When a pallet 14 arrives at the molding machine 10 on conveyor C, it is just lifted off the conveyor C by lift assembly plate 13 to the position shown in FIG. 1. Following filling of the mold 17 in any suitable manner, such as that disclosed in U.S. Pat. No. 4,260,352, the stripper frame 12, with its stripper heads 11a, is lowered into the mold 17 as the latter is vibrated to compact the concrete. Following vibration, the stripper frame 12 and the pallet support lifter frame 16 are lowered, while the mold 17 is held stationary, so as to strip the molded product S from the mold 17. As the pallet support 13 is lowered, the pallet 14 is redeposited on the conveyor C which supplies it on its pallet 14 to the texturizing stations. The movement of the pallets 14 on conveyor C leaving the molding machine is continuous. If desired, conveyor C, as schematically shown in FIG. 1, could include a pair of conveyor sections, one section supplying empty pallets to the molding machine which is not traveling continuously, and the other section receiving the molded products on their pallets and traveling continuously to transfer molded products between the molding machine and the texturizing stations. At nozzle system stations S-1 and S-2, a force spray of water is directed at the upper surfaces of the stones or products as they proceed in the direction indicated. The washing away, or removal, of cementitious particles is achieved in a progressive manner as the products S travel past the pipes 27 of stations S-1 and S-2. At station S-3, the air under pressure is forced against the upper surfaces of the products S as they progressively pass it, with the result that loosened cementitious particles and water are blown off the products S and fall between the rails 12 to the collection tub positioned beneath. At station S-4, water under a considerably reduced pressure is emitted in a volume only to flood the upper surface of each product S sufficiently to entrain any remaining fines or colloidal particles of cement in the puddle formed on the surface. The emission of water is such that the products S are not appreciably soaked along their side edges, and the products S proceed on to stations S-5 and S-6. At stations S-5 and S-6 the air knives supply air under pressure at the same pressure, basically, as air is supplied at station S-3, and the pool of liquid on the upper surface of the product S is blown off to the underneath tub (not shown). The products S proceeding from station S-6 are free of any debris and the particles which are exposed provide an attractive upper surface in their cementitious matrix. At the speed of travel of the pallets 14, and with the amounts of liquid emitted at stations S-1, S-2, and S-4, products S will not have absorbed enough water to affect their strength, either in their green state such that they would tend to sag, or after curing.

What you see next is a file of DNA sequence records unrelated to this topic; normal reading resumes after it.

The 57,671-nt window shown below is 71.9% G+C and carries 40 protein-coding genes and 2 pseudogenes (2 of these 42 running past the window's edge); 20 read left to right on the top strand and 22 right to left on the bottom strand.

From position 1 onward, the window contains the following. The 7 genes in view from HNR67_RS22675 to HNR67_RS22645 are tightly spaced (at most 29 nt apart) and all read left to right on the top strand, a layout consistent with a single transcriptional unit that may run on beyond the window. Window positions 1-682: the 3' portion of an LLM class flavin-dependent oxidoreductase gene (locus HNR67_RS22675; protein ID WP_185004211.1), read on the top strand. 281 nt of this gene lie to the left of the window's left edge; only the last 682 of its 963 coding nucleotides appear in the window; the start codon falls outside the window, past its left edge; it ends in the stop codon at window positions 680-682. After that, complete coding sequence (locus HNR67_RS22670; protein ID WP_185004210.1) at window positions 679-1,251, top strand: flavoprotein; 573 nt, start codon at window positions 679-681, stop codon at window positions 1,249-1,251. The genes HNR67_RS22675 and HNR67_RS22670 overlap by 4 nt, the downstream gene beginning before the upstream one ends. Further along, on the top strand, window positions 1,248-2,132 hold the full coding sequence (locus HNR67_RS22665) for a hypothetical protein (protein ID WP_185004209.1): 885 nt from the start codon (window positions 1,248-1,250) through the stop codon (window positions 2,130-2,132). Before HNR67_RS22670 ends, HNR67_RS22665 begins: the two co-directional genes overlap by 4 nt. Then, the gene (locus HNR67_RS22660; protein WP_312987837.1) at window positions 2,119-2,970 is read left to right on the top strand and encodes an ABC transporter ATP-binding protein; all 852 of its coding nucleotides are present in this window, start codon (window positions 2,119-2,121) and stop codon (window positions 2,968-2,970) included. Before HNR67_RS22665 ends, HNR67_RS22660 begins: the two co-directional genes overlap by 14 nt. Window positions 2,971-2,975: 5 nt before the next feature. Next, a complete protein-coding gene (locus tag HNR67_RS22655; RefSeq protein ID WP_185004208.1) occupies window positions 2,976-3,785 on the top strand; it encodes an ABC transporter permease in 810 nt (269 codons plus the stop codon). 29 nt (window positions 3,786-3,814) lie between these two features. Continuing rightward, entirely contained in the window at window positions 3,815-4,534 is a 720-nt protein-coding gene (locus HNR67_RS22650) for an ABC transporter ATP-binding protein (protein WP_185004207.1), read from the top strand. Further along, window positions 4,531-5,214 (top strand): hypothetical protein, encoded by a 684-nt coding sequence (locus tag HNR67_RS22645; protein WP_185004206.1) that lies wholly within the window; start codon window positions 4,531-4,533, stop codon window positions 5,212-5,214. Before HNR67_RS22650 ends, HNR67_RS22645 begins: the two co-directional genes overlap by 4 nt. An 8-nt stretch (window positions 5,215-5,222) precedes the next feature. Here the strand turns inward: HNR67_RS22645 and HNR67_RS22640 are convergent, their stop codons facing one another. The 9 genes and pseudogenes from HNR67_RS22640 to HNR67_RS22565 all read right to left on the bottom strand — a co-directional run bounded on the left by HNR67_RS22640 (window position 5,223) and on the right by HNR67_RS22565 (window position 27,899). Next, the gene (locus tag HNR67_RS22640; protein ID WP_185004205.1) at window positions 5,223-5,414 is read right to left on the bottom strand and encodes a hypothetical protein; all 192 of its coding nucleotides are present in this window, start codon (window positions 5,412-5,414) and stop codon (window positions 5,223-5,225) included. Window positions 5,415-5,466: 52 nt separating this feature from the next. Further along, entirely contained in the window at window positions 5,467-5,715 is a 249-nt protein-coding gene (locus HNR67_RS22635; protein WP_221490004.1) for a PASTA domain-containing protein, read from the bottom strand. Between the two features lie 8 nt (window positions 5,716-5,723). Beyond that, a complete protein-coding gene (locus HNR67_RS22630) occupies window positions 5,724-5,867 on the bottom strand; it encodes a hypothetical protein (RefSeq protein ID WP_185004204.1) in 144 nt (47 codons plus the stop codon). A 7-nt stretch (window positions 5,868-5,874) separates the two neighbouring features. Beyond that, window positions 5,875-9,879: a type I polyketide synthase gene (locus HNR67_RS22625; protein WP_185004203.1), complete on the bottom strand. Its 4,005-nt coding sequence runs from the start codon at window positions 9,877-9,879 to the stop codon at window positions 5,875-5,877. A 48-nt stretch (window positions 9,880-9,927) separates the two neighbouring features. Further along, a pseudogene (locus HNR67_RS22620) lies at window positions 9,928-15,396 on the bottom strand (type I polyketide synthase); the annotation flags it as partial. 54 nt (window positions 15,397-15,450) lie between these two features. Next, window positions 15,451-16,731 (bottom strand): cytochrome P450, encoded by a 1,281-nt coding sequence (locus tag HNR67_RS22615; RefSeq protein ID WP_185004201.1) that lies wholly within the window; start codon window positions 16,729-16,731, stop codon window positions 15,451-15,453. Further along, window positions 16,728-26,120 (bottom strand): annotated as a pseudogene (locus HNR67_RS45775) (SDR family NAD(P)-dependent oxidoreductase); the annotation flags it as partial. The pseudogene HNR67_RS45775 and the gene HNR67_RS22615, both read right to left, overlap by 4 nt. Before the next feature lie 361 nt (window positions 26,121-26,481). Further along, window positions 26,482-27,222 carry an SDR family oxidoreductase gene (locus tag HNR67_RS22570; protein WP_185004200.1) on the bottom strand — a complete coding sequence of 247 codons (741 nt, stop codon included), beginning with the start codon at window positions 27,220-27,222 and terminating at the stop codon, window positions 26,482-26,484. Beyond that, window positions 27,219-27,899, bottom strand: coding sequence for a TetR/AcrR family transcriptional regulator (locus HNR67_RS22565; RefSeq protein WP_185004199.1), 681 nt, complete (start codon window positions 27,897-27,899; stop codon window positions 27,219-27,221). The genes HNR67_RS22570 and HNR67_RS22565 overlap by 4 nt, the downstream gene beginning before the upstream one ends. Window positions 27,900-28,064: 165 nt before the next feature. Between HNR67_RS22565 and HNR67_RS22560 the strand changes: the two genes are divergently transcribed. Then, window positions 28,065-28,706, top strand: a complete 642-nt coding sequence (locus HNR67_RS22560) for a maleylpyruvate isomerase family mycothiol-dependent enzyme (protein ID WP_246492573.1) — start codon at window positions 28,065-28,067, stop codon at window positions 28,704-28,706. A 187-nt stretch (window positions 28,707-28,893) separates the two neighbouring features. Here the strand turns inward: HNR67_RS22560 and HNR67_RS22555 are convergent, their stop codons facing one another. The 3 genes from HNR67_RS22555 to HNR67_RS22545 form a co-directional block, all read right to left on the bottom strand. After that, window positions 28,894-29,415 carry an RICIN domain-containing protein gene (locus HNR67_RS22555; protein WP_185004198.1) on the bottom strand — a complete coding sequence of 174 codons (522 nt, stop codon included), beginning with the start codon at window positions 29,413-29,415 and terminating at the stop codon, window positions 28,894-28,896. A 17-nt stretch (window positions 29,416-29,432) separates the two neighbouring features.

It is to be understood that other embodiments of the invention which accomplish the same function are incorporated herein within the scope of any ultimately allowed patent claims.